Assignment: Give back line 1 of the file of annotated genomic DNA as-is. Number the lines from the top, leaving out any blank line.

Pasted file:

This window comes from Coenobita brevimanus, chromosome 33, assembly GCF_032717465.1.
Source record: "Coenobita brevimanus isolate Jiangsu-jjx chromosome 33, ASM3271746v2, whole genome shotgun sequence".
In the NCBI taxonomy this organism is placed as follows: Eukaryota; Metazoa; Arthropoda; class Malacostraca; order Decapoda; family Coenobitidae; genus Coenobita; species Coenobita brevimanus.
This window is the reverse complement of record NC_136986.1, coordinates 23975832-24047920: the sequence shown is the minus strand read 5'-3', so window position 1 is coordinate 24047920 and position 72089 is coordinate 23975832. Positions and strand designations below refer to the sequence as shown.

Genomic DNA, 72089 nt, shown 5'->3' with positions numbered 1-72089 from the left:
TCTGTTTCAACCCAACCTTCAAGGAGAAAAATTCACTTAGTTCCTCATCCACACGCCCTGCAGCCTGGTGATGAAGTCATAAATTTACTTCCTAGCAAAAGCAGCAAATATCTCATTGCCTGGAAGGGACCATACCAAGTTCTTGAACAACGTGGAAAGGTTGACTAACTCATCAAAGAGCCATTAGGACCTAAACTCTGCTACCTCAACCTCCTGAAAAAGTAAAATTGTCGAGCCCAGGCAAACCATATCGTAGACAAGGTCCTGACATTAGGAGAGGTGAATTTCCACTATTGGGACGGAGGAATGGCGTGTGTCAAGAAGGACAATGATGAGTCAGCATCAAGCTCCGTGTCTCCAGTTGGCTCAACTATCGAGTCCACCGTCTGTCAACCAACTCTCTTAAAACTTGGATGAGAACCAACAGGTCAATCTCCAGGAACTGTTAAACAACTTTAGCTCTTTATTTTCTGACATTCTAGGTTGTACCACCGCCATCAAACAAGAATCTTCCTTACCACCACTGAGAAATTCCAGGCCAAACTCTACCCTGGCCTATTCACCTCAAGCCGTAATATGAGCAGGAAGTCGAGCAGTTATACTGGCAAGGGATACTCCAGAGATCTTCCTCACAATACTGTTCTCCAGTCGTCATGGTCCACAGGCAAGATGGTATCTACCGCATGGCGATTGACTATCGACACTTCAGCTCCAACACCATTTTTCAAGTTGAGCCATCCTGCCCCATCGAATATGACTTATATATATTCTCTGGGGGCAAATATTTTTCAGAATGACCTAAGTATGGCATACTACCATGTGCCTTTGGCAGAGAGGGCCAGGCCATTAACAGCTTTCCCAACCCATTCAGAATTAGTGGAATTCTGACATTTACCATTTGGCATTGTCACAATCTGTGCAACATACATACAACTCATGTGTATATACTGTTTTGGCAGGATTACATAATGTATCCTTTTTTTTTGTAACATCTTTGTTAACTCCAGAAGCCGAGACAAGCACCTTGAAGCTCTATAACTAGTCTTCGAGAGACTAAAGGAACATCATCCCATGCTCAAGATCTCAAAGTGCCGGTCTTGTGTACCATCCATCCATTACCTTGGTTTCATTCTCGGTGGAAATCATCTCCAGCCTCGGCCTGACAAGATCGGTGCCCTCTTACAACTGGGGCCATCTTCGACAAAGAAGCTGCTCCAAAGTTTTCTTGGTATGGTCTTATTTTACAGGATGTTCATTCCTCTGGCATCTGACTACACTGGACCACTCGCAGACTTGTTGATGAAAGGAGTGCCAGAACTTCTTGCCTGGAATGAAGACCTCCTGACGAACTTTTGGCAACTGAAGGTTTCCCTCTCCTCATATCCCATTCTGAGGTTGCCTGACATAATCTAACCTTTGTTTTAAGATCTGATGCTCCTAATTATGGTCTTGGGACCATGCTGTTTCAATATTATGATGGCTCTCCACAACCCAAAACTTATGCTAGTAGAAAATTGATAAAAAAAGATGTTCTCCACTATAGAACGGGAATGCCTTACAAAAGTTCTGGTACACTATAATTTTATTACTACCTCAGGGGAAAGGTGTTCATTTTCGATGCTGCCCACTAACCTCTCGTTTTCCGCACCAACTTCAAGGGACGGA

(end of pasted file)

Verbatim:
This window comes from Coenobita brevimanus, chromosome 33, assembly GCF_032717465.1.